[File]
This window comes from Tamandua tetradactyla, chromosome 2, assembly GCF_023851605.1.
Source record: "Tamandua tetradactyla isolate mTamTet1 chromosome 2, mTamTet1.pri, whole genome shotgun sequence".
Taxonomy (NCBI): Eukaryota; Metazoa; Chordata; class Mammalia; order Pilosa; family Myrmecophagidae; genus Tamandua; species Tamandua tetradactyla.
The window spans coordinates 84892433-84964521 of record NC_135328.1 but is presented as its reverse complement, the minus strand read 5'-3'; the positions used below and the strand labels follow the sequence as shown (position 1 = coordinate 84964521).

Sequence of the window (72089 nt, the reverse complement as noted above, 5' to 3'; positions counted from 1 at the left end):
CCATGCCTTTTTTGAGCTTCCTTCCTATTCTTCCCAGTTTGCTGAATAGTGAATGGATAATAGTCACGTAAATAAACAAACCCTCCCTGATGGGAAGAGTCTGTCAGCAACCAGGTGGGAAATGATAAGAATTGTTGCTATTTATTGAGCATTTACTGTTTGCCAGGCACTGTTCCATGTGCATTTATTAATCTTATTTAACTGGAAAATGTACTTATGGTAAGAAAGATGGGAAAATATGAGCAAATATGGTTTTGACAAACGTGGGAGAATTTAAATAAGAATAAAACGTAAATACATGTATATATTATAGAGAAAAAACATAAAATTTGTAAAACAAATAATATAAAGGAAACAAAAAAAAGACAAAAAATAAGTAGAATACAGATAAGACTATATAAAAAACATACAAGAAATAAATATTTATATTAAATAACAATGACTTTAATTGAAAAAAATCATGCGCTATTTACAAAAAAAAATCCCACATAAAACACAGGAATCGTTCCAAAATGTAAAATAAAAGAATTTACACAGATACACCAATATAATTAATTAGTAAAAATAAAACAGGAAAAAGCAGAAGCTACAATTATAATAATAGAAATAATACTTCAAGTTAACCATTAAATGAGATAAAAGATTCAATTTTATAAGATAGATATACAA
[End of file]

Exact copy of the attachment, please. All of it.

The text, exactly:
This window comes from Tamandua tetradactyla, chromosome 2, assembly GCF_023851605.1.
Source record: "Tamandua tetradactyla isolate mTamTet1 chromosome 2, mTamTet1.pri, whole genome shotgun sequence".
Taxonomy (NCBI): Eukaryota; Metazoa; Chordata; class Mammalia; order Pilosa; family Myrmecophagidae; genus Tamandua; species Tamandua tetradactyla.
The window spans coordinates 84892433-84964521 of record NC_135328.1 but is presented as its reverse complement, the minus strand read 5'-3'; the positions used below and the strand labels follow the sequence as shown (position 1 = coordinate 84964521).

Sequence of the window (72089 nt, the reverse complement as noted above, 5' to 3'; positions counted from 1 at the left end):
CCATGCCTTTTTTGAGCTTCCTTCCTATTCTTCCCAGTTTGCTGAATAGTGAATGGATAATAGTCACGTAAATAAACAAACCCTCCCTGATGGGAAGAGTCTGTCAGCAACCAGGTGGGAAATGATAAGAATTGTTGCTATTTATTGAGCATTTACTGTTTGCCAGGCACTGTTCCATGTGCATTTATTAATCTTATTTAACTGGAAAATGTACTTATGGTAAGAAAGATGGGAAAATATGAGCAAATATGGTTTTGACAAACGTGGGAGAATTTAAATAAGAATAAAACGTAAATACATGTATATATTATAGAGAAAAAACATAAAATTTGTAAAACAAATAATATAAAGGAAACAAAAAAAAGACAAAAAATAAGTAGAATACAGATAAGACTATATAAAAAACATACAAGAAATAAATATTTATATTAAATAACAATGACTTTAATTGAAAAAAATCATGCGCTATTTACAAAAAAAAATCCCACATAAAACACAGGAATCGTTCCAAAATGTAAAATAAAAGAATTTACACAGATACACCAATATAATTAATTAGTAAAAATAAAACAGGAAAAAGCAGAAGCTACAATTATAATAATAGAAATAATACTTCAAGTTAACCATTAAATGAGATAAAAGATTCAATTTTATAAGATAGATATACAA